1. God is the prima causa, the sovereign agent, and first mover in every motion and inclination of the creature. God so orders the vain things of man's devices by His overruling providence as to make them subservient to His everlasting counsels.

2. God's eternity. Man is but of yesterday, and his thoughts casual. As himself is mutable, fickle, and uncertain, so are the things he hath to do with subject to contingencies and variations. But the nature of the Godhead is not subject to mutability. All change is either for the better or for the worse, but God cannot change for the better, because He is already best; nor for the worse, for then He should cease to be best.

3. The wisdom of God. Besides their natural ignorance, through precipitancy, misinformation, prejudice, partial affections, and other causes, they are subject to very many mistakes and aberrations. God alone is wise. He will not deceive, being of infinite goodness; He cannot be deceived by any, being of infinite wisdom. There is no room for second thoughts or after-counsels.

4. The power of God. It is not in the power of man to remove those obstacles which prevent his accomplishing his devices, but the power of God has no bars or bounds other than those of His own will.

III. THE INFERENCES.

1. Learn not to trust too much to our own wit; neither to lean to our own understandings; nor to please ourselves over-much in the vain devices, imaginations, fancies, and dreams of our own hearts.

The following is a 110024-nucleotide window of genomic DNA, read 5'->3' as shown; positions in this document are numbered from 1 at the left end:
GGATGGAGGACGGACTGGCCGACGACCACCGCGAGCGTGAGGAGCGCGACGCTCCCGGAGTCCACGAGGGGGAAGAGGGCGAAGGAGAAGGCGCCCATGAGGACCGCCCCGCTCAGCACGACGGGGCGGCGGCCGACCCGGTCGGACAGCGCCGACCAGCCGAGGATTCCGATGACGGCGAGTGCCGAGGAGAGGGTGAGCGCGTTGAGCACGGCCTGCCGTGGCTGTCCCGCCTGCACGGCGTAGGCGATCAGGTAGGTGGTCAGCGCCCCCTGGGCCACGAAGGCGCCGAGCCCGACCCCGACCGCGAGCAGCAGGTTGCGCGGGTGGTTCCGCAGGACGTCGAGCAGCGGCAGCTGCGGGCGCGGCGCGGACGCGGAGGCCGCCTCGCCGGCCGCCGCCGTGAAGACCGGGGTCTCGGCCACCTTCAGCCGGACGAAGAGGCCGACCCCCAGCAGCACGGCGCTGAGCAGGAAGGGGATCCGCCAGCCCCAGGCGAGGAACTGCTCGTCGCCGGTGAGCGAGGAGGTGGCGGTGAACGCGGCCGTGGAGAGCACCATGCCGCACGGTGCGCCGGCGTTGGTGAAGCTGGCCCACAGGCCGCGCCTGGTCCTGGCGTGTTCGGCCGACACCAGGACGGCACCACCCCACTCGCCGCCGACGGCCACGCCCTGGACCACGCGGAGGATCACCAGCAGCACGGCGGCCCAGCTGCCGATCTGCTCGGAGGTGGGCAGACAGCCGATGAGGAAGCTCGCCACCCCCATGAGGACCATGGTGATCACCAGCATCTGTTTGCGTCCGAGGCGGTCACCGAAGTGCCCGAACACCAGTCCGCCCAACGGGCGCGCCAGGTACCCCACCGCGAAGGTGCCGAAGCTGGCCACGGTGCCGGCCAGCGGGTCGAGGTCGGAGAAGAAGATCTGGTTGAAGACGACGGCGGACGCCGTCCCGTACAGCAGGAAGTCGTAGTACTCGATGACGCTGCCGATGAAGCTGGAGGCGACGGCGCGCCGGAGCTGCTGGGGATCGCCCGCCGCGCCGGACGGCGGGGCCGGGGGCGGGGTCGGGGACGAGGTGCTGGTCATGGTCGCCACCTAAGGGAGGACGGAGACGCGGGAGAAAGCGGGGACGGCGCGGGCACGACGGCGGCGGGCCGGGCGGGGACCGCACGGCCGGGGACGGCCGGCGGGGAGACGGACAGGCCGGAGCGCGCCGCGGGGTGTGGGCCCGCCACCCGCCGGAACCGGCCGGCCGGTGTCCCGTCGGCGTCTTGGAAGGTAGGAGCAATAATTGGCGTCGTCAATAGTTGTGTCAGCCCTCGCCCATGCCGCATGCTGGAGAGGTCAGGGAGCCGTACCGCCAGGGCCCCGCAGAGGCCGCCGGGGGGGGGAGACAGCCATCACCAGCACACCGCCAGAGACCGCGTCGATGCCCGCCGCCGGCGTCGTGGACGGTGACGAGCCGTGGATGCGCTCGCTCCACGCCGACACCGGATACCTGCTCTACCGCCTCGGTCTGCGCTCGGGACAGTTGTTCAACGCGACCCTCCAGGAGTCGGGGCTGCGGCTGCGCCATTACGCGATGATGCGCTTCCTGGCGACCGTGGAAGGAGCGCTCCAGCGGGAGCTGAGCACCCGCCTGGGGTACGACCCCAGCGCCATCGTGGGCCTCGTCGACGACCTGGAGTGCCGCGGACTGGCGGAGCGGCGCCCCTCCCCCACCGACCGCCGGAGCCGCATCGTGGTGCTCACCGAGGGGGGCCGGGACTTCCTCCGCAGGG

2. However judgment may begin at the house of God, most certain it is that it shall not end there.

3. This is a comfortable consideration to all those that with patience and cheerfulness suffer for the testimony of God, or a good conscience, and in a good cause, under the insolences of proud and powerful persecutors. God can curb and restrain their malice, when they have devised wicked devices.

4. It is well for us, and our bounden duty, to submit to such sufferings as God shall call us to. Give up thyself faithfully to follow the good counsel of God in His revealed will; and then give up thy desires entirely, to be disposed by His wise counsel in His secret will; and He shall undoubtedly give thee thy heart's desire. If we submit our wills to His, both in doing and suffering, doubtless we cannot finally miscarry. He will consult nothing but for our good; and what He hath consulted must "stand."

(Bp. Sanderson.)